58. Their best bet would be to make the UK pay reparations for that 1948 scam of forcing the descendants of slaves 3 generations worth to pay slave masters for enslaving their own ancestors, while knowing that the UNs 30 Articles on human rights that am sure they helped draft too, went into effect in Dec 1948 and their slick trick Windrush sailed in June 1948…..wicked and wild…

    …from 1948-2015, 72 whole years

    then there was the mistreatment, discrimination and racism etc…all covered under the 30 Articles of human rights that these people were subjected to for decades….

    then both DBLP need to pay the majority Black population for all the corruption and racism, apartheid , thefts of estates and money from the treasury and pension fund, 6 years of oppression and exploitation that they condoned and enabled on the island….they need to pay reparations too or do some hard time.

  59. What is nonsensical is a govt taking money out of people’s pocket without having a policy of replenishing
    So far Govt took the pensioners to the cleaners as if that is not enough used a trap called Boss to once again dip into govt workers pocket
    As if that was not enough gave away plenty revenue to foreign entities under the banner of Humanatarian
    Now the masses are free falling into poverty
    Govt stands idly and does nothing

  60. 60 years of oppression and exploitation that they condoned and enabled on the island….they need to pay reparations too or do some hard time.

  61. It’s the same people will have to do something about the lying, insulting, disrespectful Mia government…the vote beggars must return to the same people to beg votes, can’t be reelected without it…the one thing they cannot is hide their disrespect and disdain for their own people.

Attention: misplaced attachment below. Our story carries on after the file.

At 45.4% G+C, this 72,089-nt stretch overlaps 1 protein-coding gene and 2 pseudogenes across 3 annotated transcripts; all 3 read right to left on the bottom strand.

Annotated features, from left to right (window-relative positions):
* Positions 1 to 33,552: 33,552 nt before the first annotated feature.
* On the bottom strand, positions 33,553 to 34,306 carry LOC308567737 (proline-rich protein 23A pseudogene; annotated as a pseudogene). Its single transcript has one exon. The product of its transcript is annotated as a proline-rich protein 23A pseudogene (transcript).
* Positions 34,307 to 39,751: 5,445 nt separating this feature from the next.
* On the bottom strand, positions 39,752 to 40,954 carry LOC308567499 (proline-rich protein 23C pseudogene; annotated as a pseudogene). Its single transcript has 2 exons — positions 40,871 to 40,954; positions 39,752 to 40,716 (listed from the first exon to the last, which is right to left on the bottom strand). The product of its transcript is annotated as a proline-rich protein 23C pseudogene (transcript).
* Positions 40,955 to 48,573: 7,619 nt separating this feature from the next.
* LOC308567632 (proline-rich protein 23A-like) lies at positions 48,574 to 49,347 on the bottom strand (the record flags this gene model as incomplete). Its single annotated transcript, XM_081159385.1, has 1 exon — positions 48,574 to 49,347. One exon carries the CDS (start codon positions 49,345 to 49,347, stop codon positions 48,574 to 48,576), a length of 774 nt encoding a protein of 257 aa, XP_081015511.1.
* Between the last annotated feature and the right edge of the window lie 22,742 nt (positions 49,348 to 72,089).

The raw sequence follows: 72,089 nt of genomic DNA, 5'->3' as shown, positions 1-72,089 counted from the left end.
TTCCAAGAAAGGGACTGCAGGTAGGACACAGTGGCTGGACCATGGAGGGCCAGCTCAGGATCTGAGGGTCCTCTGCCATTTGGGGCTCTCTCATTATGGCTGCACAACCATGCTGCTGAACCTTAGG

“What has happened to the people of Barbados is that the Government had promised them after the major marches that they will remove Lord Nelson and then when the people were looking for it to be removed the same government came and said no they are not moving at this time. So I think the people are hurting inside and the people are losing confidence in the political systems and structures in Barbados because they see how the politicians operate. Politicians operate without any real respect for the people,” Denny said”.

  62. Tee White,

    You got THAT right! Nonsensical excuse. White puppet masters pulling strings is the likely reason. They are probably trying show that it will happen only when they say so. Symbolic delay, no doubt. I will never forget being berated by one Hoad girl and other Bajan whites for showing disrespect to the queen by turning my back on her as she passed. Never seen her so livid before that day and never since.

    These people were all in on their version of history and the black Bajan’s place in today’s Barbados.

    Have they changed their position?

  63. “will never forget being berated by one Hoad girl and other Bajan whites for showing disrespect to the queen by turning my back on her as she passed”

    I want them to come telling me any shite about calling her cousin Elizabeth or Elizabeth, let me tell them about their trailer park trash…rejected from UK selves…it’s the shite leaders making these nobodies feel they are something on the island……the shite leaders have to go…and any new parliament rats have to be monitored consistently.